But The Wood Wife is not only an expertly-crafted tale of suspense. It also stands squarely within the realm of modern fantasy. Windling’s Arizona desert comes alive with fey beings, shapeshifters small and great that are as mysterious and amoral as any European Fair Folk, yet practical and earthy and distinctively Native American in their coloration. Maggie’s search for the answer to the riddle of Cooper’s death dissolves into a mythic quest, with magical laws that must be obeyed and a final treasure of wisdom that must be carried back, as mythic heroes have ever carried it back, to enrich our mortal world.

Good suspense, shimmering magical beings, a mythic hero’s quest, all make a good story, especially when brought to sturdy life by Windling’s craft as a writer. But I think that The Wood Wife is a great story because it is also a profound love story. Maggie Black is a sophisticated, cosmopolitan woman who has lived in cities all over the world, but always in the homes of friends. She has no roots anywhere. When she moves into Cooper’s house, she sees it as simply another stop before she moves on to other experiences. And then the arid wilderness of the Rincon Mountains strikes her like dry lightning and she falls in love. Bit by bit her heart is captured by the rocks, the dust, the sky, the weather, and the people. In the end, her greatest discovery of all is that she has come home.

I fell in love along with Maggie, stunned and enraptured by the welcoming beauty she discovered so paradoxically in a harsh land. How did Windling succeed in catching us both? I can only guess that she has a painter’s eye to see and a poet’s gift to show others what she sees. She lays down description in layer after thin layer like an expert cabinet-maker applying seven coats of lacquer to create a finish that shines and appears bottomless at the same time. In the same way that I cannot resist touching a beautifully finished cabinet, I find my imagination stroking the shape of Windling’s created spaces. Cooper’s old Spanish adobe house is both solidly homey and enchanting. I can feel the grain of the rough, indigo blue doors under my fingers, and I picture with delight the quotations and lines of verse painted on the plastered walls in beautiful brown ink calligraphy. And that deep, almost purple blue of the sky. I sense that I could fall upwards into it, endlessly. I feel the dry, gritty air in the back of my throat and smell the pungent odor of saps and plant juices concentrated by a life with little water.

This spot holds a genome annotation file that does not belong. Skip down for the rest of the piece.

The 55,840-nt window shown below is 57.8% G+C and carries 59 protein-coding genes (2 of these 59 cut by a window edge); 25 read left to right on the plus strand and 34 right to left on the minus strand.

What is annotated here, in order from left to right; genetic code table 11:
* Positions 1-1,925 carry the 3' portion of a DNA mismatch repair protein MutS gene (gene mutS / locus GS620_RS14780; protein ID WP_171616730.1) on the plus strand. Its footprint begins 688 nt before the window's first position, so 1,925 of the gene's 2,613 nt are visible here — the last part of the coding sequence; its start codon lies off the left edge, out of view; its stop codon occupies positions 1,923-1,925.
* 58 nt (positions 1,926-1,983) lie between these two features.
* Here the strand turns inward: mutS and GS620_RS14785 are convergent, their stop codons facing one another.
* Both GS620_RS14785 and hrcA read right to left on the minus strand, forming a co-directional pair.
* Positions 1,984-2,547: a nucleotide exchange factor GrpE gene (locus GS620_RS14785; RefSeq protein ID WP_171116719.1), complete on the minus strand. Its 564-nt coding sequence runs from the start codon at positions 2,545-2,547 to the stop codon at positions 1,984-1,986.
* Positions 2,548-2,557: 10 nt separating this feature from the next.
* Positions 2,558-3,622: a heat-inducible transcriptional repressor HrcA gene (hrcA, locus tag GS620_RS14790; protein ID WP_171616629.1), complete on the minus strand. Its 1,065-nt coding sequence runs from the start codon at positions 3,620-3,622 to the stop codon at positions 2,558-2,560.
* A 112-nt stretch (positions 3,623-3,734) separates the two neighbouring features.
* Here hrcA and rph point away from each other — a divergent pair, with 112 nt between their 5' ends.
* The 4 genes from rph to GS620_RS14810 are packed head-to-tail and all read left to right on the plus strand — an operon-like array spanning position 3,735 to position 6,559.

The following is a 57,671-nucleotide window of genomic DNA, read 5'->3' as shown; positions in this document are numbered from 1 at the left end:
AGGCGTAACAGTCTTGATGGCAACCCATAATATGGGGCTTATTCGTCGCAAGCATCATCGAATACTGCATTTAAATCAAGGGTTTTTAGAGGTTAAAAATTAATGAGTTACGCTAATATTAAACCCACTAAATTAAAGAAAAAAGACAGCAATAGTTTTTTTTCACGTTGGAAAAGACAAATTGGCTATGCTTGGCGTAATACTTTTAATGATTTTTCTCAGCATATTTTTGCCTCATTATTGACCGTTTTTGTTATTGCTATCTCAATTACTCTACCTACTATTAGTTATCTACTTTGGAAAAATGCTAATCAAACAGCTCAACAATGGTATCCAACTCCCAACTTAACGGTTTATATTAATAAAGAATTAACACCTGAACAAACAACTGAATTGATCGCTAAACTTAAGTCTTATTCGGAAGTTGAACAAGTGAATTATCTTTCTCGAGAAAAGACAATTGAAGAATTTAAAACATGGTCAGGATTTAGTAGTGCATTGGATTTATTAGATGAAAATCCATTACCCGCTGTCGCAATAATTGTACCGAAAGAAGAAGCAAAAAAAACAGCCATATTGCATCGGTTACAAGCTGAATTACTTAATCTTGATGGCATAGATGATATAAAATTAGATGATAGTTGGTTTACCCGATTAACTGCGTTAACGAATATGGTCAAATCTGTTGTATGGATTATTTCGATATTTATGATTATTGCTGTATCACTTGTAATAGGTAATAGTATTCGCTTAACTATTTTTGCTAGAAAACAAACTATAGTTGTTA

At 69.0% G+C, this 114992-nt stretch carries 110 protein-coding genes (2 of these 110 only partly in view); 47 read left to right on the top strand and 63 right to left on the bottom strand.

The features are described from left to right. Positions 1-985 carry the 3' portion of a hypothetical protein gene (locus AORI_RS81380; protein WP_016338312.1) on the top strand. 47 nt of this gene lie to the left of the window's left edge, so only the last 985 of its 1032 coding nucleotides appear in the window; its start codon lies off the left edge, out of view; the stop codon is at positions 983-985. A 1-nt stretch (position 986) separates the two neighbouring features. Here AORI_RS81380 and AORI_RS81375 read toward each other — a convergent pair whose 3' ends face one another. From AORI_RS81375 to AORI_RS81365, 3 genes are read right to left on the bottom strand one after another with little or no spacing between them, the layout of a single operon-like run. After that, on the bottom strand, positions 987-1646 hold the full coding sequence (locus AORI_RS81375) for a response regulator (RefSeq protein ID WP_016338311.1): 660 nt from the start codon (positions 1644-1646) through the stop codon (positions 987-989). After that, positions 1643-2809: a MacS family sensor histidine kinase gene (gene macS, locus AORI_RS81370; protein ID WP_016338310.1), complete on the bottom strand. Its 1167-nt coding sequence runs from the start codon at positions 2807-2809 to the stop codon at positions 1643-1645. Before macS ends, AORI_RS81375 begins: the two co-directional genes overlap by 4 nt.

And Windling’s magical beings, elegant as the Stag Man or delicately awkward as the Spine Witch, a cactus spirit. Yes, they add life to the desert, but only by redrawing, reshaping, retelling the life of the land as it is. They enspirit the Rincon Mountains, and in so doing they remind us that the whole of our world is enspirited, is alive. I left Cooper’s place feeling more able to sense the life in my own place, the world around me. Was it Thoreau who said, “Heaven is under our feet as well as over our heads”? The Wood Wife shows, wonderfully, the truth of it.

The Wood Wife was originally to be published as part of the “Brian Froud’s Faerielands” series. Two books, Charles de Lint’s The Wild Wood and Patricia McKillip’s Something Rich and Strange, were published in that series before it was discontinued. Both books are excellent and well worth reading. Midori Snyder’s book Hannah’s Garden was recently published (2002)as a Young Adult fantasy novel by Viking.

(Tor, 1996)

Grey Walker

Grey Walker is a Narrative American (with thanks to Ursula K. Le Guin for coining that term). Although she makes money as a librarian, she makes her life as a reader and writer of stories and reviews of stories. She has a growing interest in the interstitial arts. The album she listens to most often is Morning Walk by Metamora. The book she re-reads most often (and she never owns a book unless she intends to read it more than once) is The Smith of Wootton Major by J.R.R. Tolkien.